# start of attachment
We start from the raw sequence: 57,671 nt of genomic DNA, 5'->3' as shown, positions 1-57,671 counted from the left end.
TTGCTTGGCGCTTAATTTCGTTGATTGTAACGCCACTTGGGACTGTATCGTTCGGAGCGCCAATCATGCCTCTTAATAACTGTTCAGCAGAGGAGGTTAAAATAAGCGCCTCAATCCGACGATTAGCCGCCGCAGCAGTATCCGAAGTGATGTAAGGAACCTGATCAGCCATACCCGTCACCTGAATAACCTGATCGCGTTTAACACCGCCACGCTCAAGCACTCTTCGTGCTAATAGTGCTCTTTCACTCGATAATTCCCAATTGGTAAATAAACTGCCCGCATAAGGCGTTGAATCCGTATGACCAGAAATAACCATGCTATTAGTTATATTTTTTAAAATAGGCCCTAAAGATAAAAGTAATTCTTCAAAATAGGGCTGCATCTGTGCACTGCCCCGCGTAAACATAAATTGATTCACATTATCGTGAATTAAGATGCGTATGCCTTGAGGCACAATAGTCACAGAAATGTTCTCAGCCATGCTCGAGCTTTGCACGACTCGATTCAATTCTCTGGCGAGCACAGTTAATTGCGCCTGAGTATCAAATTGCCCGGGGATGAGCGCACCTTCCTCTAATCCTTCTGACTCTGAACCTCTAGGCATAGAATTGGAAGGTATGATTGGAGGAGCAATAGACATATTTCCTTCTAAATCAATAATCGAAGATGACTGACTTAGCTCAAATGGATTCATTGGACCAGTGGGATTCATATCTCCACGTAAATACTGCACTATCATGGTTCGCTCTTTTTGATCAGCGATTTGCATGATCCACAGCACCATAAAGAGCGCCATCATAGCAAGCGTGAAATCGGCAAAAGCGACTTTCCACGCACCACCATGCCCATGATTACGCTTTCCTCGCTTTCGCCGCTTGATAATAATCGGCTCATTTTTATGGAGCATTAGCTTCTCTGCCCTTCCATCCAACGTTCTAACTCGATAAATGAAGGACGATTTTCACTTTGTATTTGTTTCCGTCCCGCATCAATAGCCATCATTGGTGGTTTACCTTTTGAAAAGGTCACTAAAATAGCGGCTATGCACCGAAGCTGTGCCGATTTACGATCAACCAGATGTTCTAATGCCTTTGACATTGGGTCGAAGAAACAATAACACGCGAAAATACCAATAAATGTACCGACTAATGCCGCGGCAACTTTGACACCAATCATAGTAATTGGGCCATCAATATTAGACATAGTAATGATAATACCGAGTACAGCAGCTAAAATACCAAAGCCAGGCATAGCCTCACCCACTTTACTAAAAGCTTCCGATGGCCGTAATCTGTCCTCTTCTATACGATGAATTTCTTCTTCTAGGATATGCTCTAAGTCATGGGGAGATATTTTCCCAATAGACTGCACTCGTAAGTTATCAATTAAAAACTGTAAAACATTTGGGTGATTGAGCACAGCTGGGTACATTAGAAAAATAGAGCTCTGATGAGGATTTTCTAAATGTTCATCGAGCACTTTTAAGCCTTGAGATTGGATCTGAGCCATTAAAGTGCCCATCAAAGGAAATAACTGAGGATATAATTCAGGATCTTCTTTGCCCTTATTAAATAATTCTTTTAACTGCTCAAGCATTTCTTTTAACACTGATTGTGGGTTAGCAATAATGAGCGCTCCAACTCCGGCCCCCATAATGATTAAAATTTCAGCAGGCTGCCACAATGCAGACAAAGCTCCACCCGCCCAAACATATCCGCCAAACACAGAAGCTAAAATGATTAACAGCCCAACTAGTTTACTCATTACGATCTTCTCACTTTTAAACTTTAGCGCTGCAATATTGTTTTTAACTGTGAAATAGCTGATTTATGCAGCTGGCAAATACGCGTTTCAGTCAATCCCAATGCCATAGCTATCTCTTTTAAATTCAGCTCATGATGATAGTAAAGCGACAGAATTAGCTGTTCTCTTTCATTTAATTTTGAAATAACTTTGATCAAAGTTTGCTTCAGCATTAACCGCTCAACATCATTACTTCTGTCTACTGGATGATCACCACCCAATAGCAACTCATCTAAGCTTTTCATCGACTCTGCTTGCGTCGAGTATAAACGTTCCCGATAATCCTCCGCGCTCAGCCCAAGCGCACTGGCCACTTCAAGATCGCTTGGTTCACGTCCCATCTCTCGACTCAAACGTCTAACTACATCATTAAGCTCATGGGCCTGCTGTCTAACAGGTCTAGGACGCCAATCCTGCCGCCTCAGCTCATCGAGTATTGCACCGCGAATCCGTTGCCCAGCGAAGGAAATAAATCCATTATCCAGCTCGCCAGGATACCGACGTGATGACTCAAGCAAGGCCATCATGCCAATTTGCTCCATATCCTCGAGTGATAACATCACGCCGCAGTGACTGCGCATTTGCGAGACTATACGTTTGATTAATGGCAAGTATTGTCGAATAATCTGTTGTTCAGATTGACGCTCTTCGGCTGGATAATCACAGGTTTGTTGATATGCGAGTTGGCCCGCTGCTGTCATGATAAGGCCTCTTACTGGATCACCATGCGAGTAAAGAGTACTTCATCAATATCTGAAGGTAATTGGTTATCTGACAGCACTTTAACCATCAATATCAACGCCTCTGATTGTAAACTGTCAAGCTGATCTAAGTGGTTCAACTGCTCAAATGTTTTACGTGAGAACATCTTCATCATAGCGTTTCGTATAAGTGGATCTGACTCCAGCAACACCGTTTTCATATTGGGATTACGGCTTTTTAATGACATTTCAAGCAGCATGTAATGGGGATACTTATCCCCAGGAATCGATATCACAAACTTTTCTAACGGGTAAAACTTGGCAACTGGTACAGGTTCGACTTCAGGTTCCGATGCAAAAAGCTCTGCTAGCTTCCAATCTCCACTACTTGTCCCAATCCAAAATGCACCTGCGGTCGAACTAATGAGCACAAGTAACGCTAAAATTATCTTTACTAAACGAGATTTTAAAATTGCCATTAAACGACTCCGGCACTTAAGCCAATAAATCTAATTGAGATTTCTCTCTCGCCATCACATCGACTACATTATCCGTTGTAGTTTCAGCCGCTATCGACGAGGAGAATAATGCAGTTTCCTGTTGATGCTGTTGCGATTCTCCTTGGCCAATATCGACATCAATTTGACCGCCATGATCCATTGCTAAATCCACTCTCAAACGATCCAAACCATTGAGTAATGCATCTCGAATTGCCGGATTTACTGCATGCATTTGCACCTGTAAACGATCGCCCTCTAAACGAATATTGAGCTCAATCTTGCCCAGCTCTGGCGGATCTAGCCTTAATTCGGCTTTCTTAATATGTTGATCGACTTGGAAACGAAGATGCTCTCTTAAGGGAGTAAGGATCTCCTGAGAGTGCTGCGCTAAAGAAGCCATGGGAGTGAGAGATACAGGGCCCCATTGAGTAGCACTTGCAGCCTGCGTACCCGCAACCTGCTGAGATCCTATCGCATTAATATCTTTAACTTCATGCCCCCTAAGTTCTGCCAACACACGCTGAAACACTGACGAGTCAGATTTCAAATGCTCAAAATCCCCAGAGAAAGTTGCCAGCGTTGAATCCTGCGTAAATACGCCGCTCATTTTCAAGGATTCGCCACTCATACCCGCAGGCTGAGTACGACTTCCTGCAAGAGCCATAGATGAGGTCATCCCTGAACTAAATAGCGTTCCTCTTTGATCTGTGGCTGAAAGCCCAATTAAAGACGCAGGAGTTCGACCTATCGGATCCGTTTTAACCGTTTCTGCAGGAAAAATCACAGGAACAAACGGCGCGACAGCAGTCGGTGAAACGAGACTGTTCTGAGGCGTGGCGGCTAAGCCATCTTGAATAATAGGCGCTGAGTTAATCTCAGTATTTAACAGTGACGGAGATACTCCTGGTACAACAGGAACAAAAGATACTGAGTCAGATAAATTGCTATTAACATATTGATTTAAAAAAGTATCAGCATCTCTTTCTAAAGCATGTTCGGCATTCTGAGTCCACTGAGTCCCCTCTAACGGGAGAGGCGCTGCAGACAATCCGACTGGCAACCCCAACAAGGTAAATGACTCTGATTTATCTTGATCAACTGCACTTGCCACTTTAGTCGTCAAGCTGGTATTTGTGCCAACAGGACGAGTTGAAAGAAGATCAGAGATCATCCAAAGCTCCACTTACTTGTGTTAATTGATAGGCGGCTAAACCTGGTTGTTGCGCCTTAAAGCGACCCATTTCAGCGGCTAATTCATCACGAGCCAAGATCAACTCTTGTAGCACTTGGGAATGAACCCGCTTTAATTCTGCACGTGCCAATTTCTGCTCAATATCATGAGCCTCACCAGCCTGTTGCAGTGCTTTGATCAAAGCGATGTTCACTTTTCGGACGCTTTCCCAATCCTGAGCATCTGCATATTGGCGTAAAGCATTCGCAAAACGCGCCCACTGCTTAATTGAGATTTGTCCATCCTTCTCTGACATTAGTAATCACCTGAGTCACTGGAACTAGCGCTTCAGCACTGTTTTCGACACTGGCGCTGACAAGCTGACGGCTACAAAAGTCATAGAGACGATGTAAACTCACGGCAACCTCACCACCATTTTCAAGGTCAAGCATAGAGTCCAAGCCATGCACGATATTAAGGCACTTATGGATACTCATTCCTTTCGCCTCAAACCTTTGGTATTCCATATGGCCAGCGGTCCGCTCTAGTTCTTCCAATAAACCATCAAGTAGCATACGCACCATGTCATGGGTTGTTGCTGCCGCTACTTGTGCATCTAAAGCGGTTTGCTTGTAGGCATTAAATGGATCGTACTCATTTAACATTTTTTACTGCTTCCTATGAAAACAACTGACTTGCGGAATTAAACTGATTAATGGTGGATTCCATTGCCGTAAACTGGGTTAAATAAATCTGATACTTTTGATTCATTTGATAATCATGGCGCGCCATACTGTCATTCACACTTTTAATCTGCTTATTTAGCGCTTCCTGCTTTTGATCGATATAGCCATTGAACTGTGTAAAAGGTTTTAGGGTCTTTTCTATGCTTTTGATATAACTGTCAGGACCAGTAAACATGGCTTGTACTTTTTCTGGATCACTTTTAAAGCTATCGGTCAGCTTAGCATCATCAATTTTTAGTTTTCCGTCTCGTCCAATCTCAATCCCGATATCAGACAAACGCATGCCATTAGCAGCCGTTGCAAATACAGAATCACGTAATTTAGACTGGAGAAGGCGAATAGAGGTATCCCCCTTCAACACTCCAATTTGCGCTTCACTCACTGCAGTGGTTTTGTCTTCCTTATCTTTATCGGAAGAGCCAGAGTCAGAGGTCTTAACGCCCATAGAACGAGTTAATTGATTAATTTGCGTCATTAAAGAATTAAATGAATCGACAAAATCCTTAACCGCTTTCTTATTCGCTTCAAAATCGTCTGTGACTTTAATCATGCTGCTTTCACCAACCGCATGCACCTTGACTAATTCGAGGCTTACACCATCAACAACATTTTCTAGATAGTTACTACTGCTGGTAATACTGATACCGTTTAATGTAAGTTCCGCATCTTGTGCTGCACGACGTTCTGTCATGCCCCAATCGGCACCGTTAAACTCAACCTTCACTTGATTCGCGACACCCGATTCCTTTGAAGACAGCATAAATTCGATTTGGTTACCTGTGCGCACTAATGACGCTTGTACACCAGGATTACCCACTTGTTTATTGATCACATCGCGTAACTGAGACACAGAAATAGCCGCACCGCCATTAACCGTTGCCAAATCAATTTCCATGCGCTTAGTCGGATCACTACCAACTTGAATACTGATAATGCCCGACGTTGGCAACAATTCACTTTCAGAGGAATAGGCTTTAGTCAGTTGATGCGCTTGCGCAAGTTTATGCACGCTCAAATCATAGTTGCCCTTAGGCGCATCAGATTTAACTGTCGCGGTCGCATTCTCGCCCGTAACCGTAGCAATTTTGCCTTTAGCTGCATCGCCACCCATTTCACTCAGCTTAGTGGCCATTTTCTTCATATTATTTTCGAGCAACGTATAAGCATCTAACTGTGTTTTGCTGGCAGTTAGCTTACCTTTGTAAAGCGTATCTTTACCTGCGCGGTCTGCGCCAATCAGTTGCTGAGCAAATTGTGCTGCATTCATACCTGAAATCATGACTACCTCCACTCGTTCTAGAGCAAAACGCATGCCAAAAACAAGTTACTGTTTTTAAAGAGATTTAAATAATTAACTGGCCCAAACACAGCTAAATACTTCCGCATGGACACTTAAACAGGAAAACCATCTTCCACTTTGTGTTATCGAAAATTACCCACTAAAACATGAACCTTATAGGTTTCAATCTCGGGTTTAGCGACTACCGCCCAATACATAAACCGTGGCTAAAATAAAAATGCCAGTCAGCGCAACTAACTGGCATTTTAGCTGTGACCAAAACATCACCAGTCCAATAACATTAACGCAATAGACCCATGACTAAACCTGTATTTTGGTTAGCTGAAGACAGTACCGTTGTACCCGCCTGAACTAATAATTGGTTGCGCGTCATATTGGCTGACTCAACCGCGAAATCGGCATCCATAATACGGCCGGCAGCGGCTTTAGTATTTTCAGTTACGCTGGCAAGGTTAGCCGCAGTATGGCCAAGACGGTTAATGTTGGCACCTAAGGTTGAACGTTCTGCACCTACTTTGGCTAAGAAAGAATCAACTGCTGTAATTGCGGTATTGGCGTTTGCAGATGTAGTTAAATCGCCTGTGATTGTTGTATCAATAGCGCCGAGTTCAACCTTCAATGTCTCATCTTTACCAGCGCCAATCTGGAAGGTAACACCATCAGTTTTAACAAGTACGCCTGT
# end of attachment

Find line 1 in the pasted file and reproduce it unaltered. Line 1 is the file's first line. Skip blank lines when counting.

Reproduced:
We start from the raw sequence: 57,671 nt of genomic DNA, 5'->3' as shown, positions 1-57,671 counted from the left end.